Categories of Ecosystems

There are 3 main categories of ecosystems These categories are terrestrial, freshwater, and marine.

Terrestrial: This is an ecosystem found only on landforms.

Freshwater: a subset of Earth's aquatic ecosystems, including lakes, ponds, rivers, streams, springs, and wetlands.

Marine: The largest of Earth's aquatic ecosystems, including oceans, salt marshes, intertidal zones, estuaries, lagoons, mangroves, coral reefs, the deep sea, and the sea floor.

There are 5 levels of an ecosystem. At the top, the largest level, is the biosphere. This is the global sum of all the ecosystems. Next, the second largest, is the ecosystem. This is all of the nonliving and living organisms combined in an area. After this is the community. The community is right in the center, so the third largest and smallest. This is where all of the populations come together. Next is the second smallest, the population. This is a group of the same type of organism. Finally, there is the organism or species. This is the individual life form.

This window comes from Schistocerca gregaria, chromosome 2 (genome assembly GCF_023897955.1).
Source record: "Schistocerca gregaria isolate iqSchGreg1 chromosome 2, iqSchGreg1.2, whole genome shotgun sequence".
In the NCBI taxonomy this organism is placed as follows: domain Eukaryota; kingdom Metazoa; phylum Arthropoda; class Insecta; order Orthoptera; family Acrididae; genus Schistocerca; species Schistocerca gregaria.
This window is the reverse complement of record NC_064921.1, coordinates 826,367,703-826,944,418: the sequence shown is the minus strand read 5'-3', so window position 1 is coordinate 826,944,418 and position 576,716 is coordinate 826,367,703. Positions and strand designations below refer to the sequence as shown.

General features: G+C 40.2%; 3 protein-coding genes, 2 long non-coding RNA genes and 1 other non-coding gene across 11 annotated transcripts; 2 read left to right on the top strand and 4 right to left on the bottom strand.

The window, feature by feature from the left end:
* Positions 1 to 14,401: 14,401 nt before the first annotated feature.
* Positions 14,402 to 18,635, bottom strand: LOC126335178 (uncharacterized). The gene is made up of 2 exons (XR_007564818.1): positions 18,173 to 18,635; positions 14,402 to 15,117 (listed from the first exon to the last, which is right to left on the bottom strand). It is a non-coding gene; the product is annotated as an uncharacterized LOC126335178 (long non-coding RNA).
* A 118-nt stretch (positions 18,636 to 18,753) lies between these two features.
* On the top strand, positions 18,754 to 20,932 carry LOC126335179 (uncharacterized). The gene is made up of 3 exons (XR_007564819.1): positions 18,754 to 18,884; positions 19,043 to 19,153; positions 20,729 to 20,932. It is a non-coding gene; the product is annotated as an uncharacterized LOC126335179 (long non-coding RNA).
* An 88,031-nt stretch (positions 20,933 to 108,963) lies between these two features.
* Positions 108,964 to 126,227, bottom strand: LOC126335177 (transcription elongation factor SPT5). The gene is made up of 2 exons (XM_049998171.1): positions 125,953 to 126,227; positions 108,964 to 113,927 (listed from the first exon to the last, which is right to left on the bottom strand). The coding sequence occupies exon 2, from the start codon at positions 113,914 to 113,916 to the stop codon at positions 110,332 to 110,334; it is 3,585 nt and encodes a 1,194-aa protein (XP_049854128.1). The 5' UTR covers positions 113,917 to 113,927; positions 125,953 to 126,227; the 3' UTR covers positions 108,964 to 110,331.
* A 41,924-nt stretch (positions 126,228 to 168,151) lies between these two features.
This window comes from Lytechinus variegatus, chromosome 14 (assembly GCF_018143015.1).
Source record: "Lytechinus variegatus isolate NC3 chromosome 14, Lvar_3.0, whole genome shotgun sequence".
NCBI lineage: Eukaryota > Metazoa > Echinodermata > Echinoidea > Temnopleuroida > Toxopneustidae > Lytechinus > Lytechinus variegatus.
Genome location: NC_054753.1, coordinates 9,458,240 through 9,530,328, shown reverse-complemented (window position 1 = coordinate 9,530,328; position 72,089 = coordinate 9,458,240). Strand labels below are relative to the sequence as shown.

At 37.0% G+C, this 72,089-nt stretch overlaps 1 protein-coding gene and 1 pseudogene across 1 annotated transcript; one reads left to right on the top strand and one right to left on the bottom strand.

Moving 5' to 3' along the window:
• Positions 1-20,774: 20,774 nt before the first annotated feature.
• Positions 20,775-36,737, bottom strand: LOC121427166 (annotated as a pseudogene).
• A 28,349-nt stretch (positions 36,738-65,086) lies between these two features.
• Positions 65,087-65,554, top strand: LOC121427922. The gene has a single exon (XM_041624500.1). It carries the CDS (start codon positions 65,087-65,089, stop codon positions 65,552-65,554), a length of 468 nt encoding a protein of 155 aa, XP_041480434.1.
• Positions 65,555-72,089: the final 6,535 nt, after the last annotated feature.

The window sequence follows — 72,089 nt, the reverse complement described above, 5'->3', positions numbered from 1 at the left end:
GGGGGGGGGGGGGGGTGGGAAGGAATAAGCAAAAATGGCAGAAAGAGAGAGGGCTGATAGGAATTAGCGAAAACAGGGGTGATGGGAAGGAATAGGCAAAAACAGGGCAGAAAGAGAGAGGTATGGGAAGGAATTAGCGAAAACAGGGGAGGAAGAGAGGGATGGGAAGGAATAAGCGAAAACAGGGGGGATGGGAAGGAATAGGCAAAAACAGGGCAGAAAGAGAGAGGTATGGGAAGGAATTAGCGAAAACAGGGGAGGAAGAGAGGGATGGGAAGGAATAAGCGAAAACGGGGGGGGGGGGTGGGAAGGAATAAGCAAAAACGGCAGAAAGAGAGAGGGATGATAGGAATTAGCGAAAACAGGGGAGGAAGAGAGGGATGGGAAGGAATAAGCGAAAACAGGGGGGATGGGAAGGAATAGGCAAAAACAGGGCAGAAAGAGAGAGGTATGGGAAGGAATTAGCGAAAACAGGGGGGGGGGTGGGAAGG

Levels of an Ecosystem

Habitat and Niche

A habitat is the place where an organism lives, supplying all the biotic and abiotic factors the organism needs to survive.

A niche is the role an organism plays in its ecosystem, how it acts and what it does.

For example, a honeybee's niche would be to pollinate flowers. The habitat of the honeybee would be somewhere tropical and heavily forested. Honeybees like meadows, gardens and woodlands.

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